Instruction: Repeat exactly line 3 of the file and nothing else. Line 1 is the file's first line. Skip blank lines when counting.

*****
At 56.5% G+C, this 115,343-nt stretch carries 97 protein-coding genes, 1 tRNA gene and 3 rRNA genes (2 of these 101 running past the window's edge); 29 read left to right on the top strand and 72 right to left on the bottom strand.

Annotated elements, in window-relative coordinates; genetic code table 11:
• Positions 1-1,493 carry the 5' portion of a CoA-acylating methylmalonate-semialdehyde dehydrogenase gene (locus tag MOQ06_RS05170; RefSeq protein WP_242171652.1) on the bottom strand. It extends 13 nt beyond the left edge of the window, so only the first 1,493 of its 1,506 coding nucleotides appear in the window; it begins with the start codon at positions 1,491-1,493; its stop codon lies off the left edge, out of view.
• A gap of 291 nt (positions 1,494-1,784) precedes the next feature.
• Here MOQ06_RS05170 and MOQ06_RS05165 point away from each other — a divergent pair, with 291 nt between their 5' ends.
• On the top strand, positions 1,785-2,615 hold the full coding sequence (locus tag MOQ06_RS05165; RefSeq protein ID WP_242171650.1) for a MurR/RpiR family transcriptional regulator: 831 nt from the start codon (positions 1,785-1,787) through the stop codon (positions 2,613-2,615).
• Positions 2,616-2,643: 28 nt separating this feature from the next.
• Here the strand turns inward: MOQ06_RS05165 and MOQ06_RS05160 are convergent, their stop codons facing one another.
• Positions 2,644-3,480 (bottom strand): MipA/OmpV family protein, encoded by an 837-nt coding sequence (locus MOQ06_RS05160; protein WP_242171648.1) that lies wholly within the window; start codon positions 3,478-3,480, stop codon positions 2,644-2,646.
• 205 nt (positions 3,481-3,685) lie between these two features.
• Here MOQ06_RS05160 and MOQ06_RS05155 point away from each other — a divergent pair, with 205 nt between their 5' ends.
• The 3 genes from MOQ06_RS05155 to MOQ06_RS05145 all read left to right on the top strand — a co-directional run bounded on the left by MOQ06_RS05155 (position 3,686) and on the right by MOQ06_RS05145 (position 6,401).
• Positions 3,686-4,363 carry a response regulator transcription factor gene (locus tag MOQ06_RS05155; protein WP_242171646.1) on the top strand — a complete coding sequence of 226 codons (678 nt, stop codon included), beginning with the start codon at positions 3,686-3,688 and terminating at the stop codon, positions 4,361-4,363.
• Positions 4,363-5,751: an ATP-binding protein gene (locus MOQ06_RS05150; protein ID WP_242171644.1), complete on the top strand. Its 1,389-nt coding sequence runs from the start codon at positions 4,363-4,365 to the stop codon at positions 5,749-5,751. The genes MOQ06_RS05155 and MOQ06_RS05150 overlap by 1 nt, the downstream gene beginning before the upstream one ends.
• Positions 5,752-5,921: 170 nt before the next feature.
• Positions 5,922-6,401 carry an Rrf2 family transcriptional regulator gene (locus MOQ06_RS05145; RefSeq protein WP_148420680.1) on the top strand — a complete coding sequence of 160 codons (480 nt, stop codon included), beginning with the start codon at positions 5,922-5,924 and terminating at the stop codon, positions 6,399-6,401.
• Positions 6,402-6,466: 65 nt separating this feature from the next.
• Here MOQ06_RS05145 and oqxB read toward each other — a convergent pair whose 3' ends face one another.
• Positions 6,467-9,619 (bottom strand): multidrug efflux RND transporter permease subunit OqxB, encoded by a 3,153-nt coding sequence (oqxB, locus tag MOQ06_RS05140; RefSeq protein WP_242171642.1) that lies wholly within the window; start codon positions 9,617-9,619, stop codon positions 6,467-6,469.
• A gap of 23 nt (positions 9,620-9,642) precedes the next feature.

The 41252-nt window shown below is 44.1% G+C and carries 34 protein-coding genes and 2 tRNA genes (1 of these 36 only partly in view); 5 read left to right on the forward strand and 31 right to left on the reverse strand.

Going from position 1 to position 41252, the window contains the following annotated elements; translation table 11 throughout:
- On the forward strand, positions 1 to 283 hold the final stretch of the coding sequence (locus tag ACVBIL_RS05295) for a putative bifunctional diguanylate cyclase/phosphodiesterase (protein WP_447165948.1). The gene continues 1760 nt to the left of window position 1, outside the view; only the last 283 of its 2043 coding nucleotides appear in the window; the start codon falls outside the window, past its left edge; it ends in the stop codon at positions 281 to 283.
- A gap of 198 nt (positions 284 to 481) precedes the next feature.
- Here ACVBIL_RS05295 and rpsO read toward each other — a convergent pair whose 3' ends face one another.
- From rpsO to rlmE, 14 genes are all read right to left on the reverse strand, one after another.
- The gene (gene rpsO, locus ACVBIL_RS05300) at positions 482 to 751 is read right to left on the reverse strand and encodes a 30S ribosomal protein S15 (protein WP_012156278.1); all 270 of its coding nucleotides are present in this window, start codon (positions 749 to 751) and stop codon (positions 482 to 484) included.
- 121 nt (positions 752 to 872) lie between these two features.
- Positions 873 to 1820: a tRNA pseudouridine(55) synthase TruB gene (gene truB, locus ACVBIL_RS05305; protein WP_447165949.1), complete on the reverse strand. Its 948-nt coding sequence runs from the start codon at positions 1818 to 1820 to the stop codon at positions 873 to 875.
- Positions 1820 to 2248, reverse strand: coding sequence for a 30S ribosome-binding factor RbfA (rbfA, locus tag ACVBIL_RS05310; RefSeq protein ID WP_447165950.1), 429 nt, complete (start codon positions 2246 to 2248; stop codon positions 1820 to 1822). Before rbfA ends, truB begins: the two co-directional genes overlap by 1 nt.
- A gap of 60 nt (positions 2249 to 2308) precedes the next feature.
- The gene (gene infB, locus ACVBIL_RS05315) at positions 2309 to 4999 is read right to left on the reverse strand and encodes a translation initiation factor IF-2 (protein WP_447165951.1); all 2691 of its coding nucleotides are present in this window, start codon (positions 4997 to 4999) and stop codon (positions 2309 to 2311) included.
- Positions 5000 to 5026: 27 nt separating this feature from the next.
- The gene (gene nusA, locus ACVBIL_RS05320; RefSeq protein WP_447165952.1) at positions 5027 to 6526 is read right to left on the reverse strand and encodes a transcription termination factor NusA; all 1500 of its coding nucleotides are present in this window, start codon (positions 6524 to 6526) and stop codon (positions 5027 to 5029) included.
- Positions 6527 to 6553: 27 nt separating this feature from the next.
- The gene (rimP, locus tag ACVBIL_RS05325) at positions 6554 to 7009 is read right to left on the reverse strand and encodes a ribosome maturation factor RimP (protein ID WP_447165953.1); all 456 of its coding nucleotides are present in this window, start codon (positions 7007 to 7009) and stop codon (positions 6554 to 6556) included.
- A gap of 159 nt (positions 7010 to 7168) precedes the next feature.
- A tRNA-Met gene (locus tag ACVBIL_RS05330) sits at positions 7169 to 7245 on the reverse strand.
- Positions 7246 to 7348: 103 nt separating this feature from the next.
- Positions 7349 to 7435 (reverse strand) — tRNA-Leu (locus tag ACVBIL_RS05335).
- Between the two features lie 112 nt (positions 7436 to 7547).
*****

• Positions 1-1,493 carry the 5' portion of a CoA-acylating methylmalonate-semialdehyde dehydrogenase gene (locus tag MOQ06_RS05170; RefSeq protein WP_242171652.1) on the bottom strand. It extends 13 nt beyond the left edge of the window, so only the first 1,493 of its 1,506 coding nucleotides appear in the window; it begins with the start codon at positions 1,491-1,493; its stop codon lies off the left edge, out of view.